Reference : Disease Ontology 2015 update: an expanded and updated database of human diseases for ...
Scientific journals : Article
Life sciences : Multidisciplinary, general & others
Disease Ontology 2015 update: an expanded and updated database of human diseases for linking biomedical knowledge through disease data.
Kibbe, Warren A. [> >]
Arze, Cesar [> >]
Felix, Victor [> >]
Mitraka, Elvira [> >]
Bolton, Evan [> >]
Fu, Gang [> >]
Mungall, Christopher J. [> >]
Binder, Janos X. [University of Luxembourg > Luxembourg Centre for Systems Biomedicine (LCSB) >]
Malone, James [> >]
Vasant, Drashtti [> >]
Parkinson, Helen [> >]
Schriml, Lynn M. [> >]
Nucleic Acids Research
Oxford University Press
Database issue
Yes (verified by ORBilu)
United Kingdom
[en] Biological Ontologies ; Databases, Factual ; Disease ; Genetic Diseases, Inborn ; Humans ; Internet ; Rare Diseases/genetics
[en] The current version of the Human Disease Ontology (DO) ( database expands the utility of the ontology for the examination and comparison of genetic variation, phenotype, protein, drug and epitope data through the lens of human disease. DO is a biomedical resource of standardized common and rare disease concepts with stable identifiers organized by disease etiology. The content of DO has had 192 revisions since 2012, including the addition of 760 terms. Thirty-two percent of all terms now include definitions. DO has expanded the number and diversity of research communities and community members by 50+ during the past two years. These community members actively submit term requests, coordinate biomedical resource disease representation and provide expert curation guidance. Since the DO 2012 NAR paper, there have been hundreds of term requests and a steady increase in the number of DO listserv members, twitter followers and DO website usage. DO is moving to a multi-editor model utilizing Protege to curate DO in web ontology language. This will enable closer collaboration with the Human Phenotype Ontology, EBI's Ontology Working Group, Mouse Genome Informatics and the Monarch Initiative among others, and enhance DO's current asserted view and multiple inferred views through reasoning.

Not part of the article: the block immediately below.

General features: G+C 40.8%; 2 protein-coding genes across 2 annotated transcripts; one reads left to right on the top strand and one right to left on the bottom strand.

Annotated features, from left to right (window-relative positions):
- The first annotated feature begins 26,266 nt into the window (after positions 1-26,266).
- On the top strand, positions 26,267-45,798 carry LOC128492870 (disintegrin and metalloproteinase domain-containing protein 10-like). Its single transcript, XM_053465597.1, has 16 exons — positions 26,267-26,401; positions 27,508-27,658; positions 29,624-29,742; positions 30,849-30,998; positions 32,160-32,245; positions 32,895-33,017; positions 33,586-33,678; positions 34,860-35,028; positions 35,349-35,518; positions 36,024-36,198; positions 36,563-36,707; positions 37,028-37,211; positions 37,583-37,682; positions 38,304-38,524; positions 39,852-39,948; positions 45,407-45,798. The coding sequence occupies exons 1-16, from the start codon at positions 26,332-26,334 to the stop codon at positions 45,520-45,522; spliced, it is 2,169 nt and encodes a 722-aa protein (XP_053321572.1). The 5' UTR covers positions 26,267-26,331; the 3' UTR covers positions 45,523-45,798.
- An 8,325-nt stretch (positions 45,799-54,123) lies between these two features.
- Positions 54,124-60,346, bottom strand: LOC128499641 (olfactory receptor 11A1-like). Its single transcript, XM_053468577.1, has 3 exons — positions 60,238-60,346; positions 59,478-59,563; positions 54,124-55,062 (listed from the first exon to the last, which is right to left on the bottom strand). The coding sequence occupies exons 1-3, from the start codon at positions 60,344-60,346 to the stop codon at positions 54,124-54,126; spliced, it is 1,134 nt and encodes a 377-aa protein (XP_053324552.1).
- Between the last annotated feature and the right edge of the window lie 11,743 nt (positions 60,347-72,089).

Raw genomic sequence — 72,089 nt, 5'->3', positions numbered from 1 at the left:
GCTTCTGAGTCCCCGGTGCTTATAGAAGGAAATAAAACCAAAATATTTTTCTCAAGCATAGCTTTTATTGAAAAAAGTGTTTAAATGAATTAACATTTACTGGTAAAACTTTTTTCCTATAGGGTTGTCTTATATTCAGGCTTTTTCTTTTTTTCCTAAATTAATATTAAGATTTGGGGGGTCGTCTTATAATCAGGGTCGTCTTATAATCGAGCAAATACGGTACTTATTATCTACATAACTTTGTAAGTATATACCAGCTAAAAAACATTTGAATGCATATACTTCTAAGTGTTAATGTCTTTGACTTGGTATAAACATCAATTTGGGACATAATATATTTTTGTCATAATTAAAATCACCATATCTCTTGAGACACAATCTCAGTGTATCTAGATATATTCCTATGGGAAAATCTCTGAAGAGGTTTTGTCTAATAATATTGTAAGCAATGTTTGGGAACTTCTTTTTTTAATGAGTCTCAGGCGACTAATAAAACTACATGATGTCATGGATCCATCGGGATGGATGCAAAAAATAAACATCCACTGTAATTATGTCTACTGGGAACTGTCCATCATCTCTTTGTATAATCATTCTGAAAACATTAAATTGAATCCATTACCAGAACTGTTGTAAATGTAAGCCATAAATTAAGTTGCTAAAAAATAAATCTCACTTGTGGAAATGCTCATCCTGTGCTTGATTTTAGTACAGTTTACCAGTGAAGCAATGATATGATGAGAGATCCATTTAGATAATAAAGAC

Luxembourg Centre for Systems Biomedicine (LCSB): Bioinformatics Core (R. Schneider Group)
(c) The Author(s) 2014. Published by Oxford University Press on behalf of Nucleic Acids Research.

File(s) associated to this reference

Fulltext file(s):

Open access
Nucl. Acids Res.-2015-Kibbe-D1071-8.pdfPublisher postprint835.09 kBView/Open

Bookmark and Share SFX Query

All documents in ORBilu are protected by a user license.